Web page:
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GM Looks to Jump-Start Cadillac—Again

Cadillac’s U.S. comeback has taken another detour.

General Motors Co. GM -1.87% has been trying for decades to revive Cadillac in the U.S. luxury car market, where it was once the standard-bearer but now is No. 5 in sales behind BMW , Mercedes-Benz, Lexus and Audi.

Cadillac’s latest reboot began a year ago with the installation of a new executive team, which has overhauled marketing and relocated its headquarters from Manhattan’s SoHo neighborhood to a Detroit suburb.

But there are few signs that Cadillac’s latest fresh start has sparked momentum. The brand’s share of the luxury market dropped to 7% in 2018 from 7.5% a year earlier, extending years of declines, according to the Automotive News Data Center.

Vehicle-quality ratings have lagged behind rivals, based on recent ratings from J.D. Power and Consumer Reports. And dealers say they are getting impatient with the sales slide as the value of their Cadillac dealerships has sunk to among the lowest of any brands, according to recent reports from dealership-advisory firms Haig Partners and Kerrigan Advisors.

Restoring Cadillac’s reputation as a luxury player is a goal that so far has eluded GM Chief Executive Mary Barra, who has led the auto maker to record profits during her five-year tenure and positioned it as a leader in advanced technologies like self-driving cars.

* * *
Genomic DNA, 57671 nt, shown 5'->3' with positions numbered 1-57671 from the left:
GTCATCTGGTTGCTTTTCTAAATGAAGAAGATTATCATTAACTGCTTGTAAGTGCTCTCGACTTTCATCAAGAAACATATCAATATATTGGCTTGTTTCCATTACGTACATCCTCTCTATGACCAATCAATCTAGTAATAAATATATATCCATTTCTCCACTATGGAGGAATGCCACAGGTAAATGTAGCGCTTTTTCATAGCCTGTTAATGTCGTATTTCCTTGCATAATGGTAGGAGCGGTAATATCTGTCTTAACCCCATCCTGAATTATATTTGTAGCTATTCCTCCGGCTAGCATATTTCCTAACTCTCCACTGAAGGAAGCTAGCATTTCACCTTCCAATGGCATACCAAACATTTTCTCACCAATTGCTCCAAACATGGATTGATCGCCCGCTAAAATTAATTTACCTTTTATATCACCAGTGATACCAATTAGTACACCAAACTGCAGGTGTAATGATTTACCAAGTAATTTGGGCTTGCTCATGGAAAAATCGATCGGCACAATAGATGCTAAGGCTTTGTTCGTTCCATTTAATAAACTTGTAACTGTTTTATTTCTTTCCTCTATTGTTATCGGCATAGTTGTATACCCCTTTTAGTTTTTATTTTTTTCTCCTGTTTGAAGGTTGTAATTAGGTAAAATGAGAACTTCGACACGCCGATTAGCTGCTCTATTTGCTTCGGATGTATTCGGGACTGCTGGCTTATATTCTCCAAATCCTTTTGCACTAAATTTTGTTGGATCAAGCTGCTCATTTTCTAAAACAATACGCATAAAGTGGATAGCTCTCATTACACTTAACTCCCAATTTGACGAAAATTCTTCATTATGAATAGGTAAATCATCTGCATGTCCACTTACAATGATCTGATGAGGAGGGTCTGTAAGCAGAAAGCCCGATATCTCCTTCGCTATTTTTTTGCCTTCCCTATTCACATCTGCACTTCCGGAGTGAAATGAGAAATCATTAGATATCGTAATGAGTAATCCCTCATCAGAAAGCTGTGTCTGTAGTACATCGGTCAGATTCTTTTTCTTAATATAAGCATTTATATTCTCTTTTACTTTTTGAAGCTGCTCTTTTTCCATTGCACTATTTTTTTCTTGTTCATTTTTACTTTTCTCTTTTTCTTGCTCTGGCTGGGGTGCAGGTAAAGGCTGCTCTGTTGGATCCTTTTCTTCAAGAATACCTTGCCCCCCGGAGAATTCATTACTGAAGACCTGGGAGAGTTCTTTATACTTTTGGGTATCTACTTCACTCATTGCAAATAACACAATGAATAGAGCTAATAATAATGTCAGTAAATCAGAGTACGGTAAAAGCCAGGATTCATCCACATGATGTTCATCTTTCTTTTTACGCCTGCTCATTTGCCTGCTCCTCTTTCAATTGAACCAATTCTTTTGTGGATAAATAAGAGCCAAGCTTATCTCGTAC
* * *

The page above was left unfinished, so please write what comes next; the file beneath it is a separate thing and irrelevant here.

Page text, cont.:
Most of the brand’s sales growth now comes from China, where it has expanded rapidly in recent years. But GM executives also are counting on Cadillac’s renewal in the U.S. to drive future profits and help it diversify beyond its big money-making trucks. GM last year said it wants to double Cadillac’s profits over four years through 2021, but didn’t disclose a number.

Cadillac in coming months is releasing two new models, part of a long-awaited product blitz to fill out its thin vehicle lineup. The new nameplates include a compact sedan, the CT5, and the large XT6 SUV, which will compete against the Audi Q7, BMW X5 and Lincoln’s forthcoming Aviator.

GM’s new Cadillac XT6 SUV, presented at a media day during the Shanghai auto show in April. PHOTO: ALY SONG/REUTERS

“The patient has a pulse,” Cadillac President Steve Carlisle said in an interview. “We’re getting increasingly excited about what we have in front of us.” He said internal measures show vehicle quality and dealer relations are improving.

Cadillac’s previous attempts to close the gap with luxury leaders in the U.S. haven’t yielded much success. In the early 2000s, Cadillac introduced better-handling cars with sharper angles and blocky forms, winning some praise from auto reviewers. But it shrank its lineup through the decade and fell further behind foreign rivals after GM’s 2009 bankruptcy.

In 2014, GM recruited Johan de Nysschen from Nissan Motor Co.’s Infiniti brand to boost Cadillac’s profile. The South Africa native was best-known for leading Audi’s surge in the U.S. from 2004 to 2012, and Ms. Barra touted him as the person who would engineer a decade-long rebuilding of Cadillac.

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